Up in the Garden and Down in the Dirt

Illustrated by Christopher Silas Neal

“Down in the dirt is a whole busy world of earthworms and insects, digging and building and stirring up soil. They’re already working down in the dirt.”

Up in the Garden and Down in the Dirt follows a young girl and her Nana as they tend to their garden through the entire growing season. The girl is curious to learn more about what’s under the soil and Nana explains about earthworms and insects. The story shows insects performing their work above ground and in the soil, communicating the message that “plants can’t thrive without the help of all those smaller gardeners down in the dirt.” Some of the animals and insects mentioned include honeybees, bumblebees, earthworms, pill bugs, tomato hornworms, cutworms, orb weavers, spiders, ladybugs, robins, bats, and skunks. Human gardeners, animals, and insects all work together to create a thriving garden. Nana’s wisdom about growing healthy plants is shared in specific contexts of garden work. The girl and her Nana begin by preparing the soil and cleaning up last year’s remains. They wait for the spring sun and warmer air to dry up the dirt, plant the seeds, water the seeds and sprouts, harvest fruit and vegetables, enjoy and share the harvest, and prepare the garden for winter to come again. The story moves through the seasons, showcasing produce best grown in the late springtime and late summertime: carrots, pea blossoms, cucumbers, green beans, tomatoes, zucchini, basil, pumpkins, corn, and sunflowers. The book ends with the girl and Nana returning to the cottage in late fall, as the soil creatures hunker down to wait for spring and “a whole new garden sleeps down in the dirt.”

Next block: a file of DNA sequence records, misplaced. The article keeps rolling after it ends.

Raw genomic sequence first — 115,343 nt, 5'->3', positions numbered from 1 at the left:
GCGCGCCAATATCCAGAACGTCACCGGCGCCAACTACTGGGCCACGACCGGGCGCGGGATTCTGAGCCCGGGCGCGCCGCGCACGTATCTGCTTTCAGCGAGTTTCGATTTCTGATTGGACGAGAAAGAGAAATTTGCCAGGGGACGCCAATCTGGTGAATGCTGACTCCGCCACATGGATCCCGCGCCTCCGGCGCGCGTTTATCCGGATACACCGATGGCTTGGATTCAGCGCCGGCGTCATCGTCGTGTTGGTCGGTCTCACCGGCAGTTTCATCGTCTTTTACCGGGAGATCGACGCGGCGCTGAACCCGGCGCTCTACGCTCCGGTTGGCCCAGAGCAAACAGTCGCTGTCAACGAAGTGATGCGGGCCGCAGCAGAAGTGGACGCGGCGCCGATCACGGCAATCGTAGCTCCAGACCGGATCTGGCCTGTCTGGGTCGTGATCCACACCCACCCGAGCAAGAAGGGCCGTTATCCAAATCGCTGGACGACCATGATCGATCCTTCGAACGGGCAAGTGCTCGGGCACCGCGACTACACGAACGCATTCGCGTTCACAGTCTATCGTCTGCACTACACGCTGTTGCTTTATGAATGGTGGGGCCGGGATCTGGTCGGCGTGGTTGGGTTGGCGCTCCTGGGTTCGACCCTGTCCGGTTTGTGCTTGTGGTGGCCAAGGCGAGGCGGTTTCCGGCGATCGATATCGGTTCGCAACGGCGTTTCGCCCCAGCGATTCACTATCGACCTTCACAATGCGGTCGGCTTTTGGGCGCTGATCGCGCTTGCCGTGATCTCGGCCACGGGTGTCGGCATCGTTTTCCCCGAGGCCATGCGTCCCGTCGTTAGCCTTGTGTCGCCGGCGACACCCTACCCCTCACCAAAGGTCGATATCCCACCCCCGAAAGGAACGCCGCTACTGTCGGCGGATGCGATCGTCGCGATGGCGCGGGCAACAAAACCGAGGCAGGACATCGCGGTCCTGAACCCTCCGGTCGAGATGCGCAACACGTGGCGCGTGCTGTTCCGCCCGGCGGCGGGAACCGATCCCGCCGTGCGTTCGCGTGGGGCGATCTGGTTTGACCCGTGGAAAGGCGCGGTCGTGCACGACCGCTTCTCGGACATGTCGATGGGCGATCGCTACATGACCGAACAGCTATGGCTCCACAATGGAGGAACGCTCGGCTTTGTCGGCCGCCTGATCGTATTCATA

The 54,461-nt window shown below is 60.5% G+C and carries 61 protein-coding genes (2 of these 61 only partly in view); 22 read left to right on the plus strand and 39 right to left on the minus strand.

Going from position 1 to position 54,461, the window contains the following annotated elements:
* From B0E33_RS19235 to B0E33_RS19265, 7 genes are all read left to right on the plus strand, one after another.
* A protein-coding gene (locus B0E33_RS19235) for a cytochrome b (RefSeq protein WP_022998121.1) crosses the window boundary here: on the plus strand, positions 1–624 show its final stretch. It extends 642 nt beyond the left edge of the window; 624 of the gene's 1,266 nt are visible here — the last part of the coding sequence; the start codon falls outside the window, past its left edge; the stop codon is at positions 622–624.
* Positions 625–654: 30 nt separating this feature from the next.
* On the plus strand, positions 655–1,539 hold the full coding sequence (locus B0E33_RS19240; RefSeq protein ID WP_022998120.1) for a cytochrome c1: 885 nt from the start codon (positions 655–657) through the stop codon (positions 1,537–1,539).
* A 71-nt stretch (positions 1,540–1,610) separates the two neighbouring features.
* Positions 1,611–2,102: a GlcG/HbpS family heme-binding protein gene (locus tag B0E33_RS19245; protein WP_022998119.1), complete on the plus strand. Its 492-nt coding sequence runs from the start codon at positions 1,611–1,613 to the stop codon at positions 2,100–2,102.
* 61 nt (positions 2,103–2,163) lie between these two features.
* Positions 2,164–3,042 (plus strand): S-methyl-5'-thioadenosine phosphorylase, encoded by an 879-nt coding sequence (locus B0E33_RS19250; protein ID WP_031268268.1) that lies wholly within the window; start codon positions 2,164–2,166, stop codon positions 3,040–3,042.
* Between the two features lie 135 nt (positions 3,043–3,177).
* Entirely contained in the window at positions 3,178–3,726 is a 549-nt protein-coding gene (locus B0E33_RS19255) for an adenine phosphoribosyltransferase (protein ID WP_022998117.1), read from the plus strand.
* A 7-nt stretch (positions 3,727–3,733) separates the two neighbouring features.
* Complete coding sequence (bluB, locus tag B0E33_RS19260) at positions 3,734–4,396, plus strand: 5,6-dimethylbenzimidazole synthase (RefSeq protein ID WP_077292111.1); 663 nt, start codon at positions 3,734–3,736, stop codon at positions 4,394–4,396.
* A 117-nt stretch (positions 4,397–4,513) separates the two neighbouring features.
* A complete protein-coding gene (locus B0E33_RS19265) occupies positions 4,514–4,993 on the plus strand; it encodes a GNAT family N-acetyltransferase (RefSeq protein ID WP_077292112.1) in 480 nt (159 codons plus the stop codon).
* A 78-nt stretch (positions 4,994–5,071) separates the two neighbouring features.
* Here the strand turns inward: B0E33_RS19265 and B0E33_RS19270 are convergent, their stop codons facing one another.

Part of Kate Messner’s award-winning Over and Under series, Up in the Garden and Down in the Dirt helps open up climate literacy conversations about organic gardening, permaculture, sustainability, biodiversity, soil, insects, plants, composting, seasonal produce, and local food. Tying them all is the overarching message about the rich abundance and interconnectedness of all life: “A healthy organic garden isn’t a garden without bugs—it’s packed with lots and lots of living things, all working together with the human gardeners to nurture healthy plants.” The girl asks Nana questions about the garden which encourages readers to ask questions that help them gain a greater understanding and appreciation of nature. This book can help spark conversations about bugs and gardening, but also about spark research into plant life cycles, plant needs, food webs, and how seasonal changes impact plants and gardening.

Featuring exuberant, realistic illustrations that are sure to engage young people, Up in the Garden and Down in the Dirt is perfect to aid young learners in gaining more knowledge about the natural world. Many animals mentioned in the text are concisely defined in the glossary, including a picture and description of the role of the animal in gardens. Additionally, the front and back pastedown pages include labeled illustrations of plants and gardening implements. These elements allow readers to develop vocabulary and background knowledge related to gardening. Less a story and more a series of mini poems, the text flows through many repeated phrases, especially “Up in the garden” and “Down in the dirt” which provide predictable structure for young readers. Overall, Up in the Garden and Down in the Dirt is a terrific book for climate literacy education with multiple uses for teaching students about the natural world through noticing and asking questions.

©2023 ClimateLit (Laurel Hettinger)

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Publisher: Chronicle Books, 2015

Pages: 52

ISBN: 978-1452161365

Audience: Little People (4-7), Questers (8-13), Sprouts (0-3)

Format: Picturebooks

Topics: Animals, Biodiversity, Bugs, Composting, Food Webs, Fruit, Gardening, Harvest, Insects, Interconnectedness, Local Food, Nature, Organic Gardening, Permaculture, Plant Life Cycle, Plant Needs, Plants, Seasonal Produce, Seasons, Soil, Sustainability, Vegetables